Occurring suddenly in the midst of Oscar season, the mysterious death of Argentine special prosecutor Alberto Nisman is the kind of real-life whodunit that Hollywood producers dream of putting on the big screen. But for those who for more than two decades have sought justice for the 85 people who lost their lives, and for the 300 wounded, in the 1994 bombing of the AMIA Jewish community center in Buenos Aires, Nisman's passing makes that search even harder.
He was, in a way, the 86th victim.
Investigating the worst terrorist act committed in the Western Hemisphere before 9/11 required an individual determined to uncover the truth. Nisman proved to be the right man for the job, as it became clear soon after he was appointed special prosecutor in 2005 to probe the AMIA bombing.
He pursued the investigation with tenacity, seeking to identify and bring to justice those responsible for a heinous attack that targeted both Argentina and its Jewish community. Jews and non-Jews alike perished in the leveled AMIA building on July 18, 1994, which came just two years after another fatal terrorist attack struck the Israeli Embassy in Buenos Aires.
Many suspected that Iran and its Hezbollah proxy were behind the attack, but it was not until Nisman led the investigation that progress was finally made. Before then, years of bungling, delays and missteps characterized the official investigation.
In 2007, he released a report detailing the involvement of specific Iranian officials. Interpol found the evidence so compelling that, despite Tehran's strenuous objections, it issued "red notices" for six Iranians, including one who would serve as Iranian defense minister from 2009-2013, and one Hezbollah operative, who was subsequently killed in Lebanon. However, though several of the Iranians have traveled freely outside Iran, none have been apprehended.
Five years later, Nisman released another penetrating report showing that Iran had set up terror cells in several Latin American countries, using mosques, businesses and its own embassies to provide legal cover. For Nisman, the AMIA attack was not about Argentina alone, but a harbinger of a much larger threat to the region emanating from Tehran.
His inquiries also probed suspicions of Argentine complicity in the terror attack and in attempts to obstruct his investigation. He opposed a bizarre 2013 agreement between Argentina and Iran jointly establishing a "truth commission" that would look into the AMIA case. Many critics agreed with him, objecting to it as a transparent scheme to derail the criminal investigation — it would have entailed withdrawal of the "red notices" against the Iranians — and Nisman appealed successfully to an Argentine federal court to declare the truth-commission deal unconstitutional.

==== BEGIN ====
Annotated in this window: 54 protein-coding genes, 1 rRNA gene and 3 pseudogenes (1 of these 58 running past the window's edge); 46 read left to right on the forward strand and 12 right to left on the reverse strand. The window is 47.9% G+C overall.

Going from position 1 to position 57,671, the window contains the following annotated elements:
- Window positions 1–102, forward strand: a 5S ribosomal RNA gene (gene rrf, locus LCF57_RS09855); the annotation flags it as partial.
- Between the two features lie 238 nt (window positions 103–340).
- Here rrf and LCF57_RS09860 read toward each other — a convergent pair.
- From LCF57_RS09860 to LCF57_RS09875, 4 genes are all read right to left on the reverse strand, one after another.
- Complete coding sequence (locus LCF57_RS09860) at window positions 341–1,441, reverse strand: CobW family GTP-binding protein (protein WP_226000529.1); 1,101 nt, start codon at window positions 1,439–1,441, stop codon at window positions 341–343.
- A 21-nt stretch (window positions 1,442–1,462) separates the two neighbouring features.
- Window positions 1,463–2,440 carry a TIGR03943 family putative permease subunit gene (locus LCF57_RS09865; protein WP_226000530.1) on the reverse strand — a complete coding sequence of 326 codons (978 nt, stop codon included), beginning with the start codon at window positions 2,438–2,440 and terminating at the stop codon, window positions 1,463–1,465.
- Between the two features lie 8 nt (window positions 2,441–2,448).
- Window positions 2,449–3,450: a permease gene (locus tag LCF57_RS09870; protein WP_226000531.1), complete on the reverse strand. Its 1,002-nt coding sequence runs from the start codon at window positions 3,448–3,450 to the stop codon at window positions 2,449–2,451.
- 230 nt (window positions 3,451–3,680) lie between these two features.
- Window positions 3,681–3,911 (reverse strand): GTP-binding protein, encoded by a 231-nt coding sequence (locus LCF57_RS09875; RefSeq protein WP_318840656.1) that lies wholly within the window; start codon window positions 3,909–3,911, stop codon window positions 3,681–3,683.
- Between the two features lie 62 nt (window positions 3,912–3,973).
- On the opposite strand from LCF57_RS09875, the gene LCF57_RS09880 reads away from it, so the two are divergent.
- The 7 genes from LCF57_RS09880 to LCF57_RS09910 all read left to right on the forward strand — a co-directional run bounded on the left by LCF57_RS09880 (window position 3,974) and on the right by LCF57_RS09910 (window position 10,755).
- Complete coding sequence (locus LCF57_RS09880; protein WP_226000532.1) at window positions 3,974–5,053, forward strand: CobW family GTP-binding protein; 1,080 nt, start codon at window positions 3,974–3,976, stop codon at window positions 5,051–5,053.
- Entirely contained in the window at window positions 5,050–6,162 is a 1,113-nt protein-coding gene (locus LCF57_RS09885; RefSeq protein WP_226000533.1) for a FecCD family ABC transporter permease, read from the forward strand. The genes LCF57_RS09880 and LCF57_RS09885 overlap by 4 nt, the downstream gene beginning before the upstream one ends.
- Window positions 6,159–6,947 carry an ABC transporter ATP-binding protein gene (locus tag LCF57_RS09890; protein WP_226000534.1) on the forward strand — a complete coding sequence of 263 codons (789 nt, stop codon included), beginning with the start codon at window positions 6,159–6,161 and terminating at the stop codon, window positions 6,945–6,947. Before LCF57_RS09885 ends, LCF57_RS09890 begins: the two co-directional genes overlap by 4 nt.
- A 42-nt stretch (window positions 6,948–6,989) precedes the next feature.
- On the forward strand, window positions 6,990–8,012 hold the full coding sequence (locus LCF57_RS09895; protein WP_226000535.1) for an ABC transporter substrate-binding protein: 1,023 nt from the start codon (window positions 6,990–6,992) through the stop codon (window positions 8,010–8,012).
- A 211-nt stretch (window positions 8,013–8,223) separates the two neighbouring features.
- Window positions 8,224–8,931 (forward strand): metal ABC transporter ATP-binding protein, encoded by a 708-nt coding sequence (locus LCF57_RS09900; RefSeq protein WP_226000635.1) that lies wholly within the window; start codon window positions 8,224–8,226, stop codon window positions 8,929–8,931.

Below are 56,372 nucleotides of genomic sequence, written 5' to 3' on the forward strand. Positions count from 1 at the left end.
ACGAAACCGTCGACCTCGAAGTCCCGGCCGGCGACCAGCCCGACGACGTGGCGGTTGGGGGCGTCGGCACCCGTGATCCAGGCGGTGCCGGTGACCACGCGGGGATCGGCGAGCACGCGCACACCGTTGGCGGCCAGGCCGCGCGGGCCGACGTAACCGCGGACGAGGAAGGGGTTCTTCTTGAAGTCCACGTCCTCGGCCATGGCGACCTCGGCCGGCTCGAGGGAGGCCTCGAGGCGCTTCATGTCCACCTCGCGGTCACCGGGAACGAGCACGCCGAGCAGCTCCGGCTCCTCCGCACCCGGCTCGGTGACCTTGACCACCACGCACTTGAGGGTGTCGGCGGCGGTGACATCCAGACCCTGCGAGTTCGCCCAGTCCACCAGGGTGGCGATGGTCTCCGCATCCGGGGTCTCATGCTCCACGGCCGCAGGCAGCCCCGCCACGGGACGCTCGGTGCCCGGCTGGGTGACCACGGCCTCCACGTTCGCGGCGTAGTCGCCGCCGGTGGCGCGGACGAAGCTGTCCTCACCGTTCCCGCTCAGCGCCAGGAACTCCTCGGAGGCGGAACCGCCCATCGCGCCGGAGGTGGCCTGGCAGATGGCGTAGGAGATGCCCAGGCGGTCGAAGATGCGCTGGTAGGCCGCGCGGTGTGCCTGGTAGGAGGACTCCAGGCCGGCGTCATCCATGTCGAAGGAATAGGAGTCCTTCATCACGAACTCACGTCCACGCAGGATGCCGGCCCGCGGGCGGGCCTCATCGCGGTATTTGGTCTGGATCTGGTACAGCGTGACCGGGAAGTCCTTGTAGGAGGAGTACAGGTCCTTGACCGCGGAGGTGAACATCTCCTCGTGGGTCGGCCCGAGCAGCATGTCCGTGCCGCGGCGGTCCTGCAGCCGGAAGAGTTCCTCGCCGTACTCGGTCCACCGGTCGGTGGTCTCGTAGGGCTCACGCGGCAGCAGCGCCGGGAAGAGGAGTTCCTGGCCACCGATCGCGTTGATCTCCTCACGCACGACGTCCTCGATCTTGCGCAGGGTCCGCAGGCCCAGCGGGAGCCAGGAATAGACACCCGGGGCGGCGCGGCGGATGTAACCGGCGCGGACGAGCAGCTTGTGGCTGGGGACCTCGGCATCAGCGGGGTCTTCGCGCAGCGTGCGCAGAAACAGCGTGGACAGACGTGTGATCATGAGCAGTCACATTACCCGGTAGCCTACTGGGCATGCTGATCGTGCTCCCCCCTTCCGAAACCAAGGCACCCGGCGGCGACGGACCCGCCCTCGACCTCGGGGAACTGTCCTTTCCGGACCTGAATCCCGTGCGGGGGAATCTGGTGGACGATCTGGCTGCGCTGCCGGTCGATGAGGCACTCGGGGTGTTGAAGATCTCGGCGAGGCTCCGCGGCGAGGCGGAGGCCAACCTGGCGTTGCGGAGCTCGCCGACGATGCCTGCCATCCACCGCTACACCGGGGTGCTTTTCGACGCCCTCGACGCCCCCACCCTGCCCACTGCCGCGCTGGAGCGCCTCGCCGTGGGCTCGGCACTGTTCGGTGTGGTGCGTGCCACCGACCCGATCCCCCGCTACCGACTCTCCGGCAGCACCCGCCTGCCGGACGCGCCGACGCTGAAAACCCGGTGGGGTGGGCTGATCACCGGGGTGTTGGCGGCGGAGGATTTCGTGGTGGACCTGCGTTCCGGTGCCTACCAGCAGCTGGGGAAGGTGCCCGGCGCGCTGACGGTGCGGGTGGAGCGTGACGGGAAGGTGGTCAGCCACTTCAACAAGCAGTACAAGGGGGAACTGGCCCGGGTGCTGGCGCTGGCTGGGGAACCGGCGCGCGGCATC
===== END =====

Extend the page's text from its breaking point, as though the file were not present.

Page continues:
Nisman was indefatigable. A few days before his death, he presented to an Argentine court a 300-page document accusing President Cristina Fernández de Kirchner and Foreign Minister Hector Timerman of conspiring to cover up for former Iranian officials accused of being involved in the deadly attack.
His steely resolve to answer questions about the AMIA bombing led to death threats over the years. Yet he showed no signs of fear, expressing determination to fight to the end.
The timing and circumstances of his untimely death raise many questions, which must be fully — and transparently — investigated. Nisman was found dead in his apartment of a gunshot wound just hours before he was scheduled to brief Argentine parliamentarians about the evidence he had collected against the president and foreign minister.
Clear answers about his death are absolutely needed, even if, like the AMIA investigation itself, the chances of getting a full, credible explanation are highly uncertain. At the same time, the investigation he admirably and courageously led cannot be allowed to falter and fade away. For the victims, the survivors and their families, next July will mark 21 years of justice delayed and, therefore, justice denied.
Shockingly, after more than 20 years, not a single person has been convicted for the AMIA bombing. Alberto Nisman, a principled man who sought justice, was determined to change that, yet he is now suddenly dead. The fight for justice for the AMIA victims cannot be allowed to die with him.
David Harris is executive director of the American Jewish Committee (AJC) and Dina Siegel Vann is director of AJC's Arthur and Rochelle Belfer Institute for Latino and Latin American Affairs.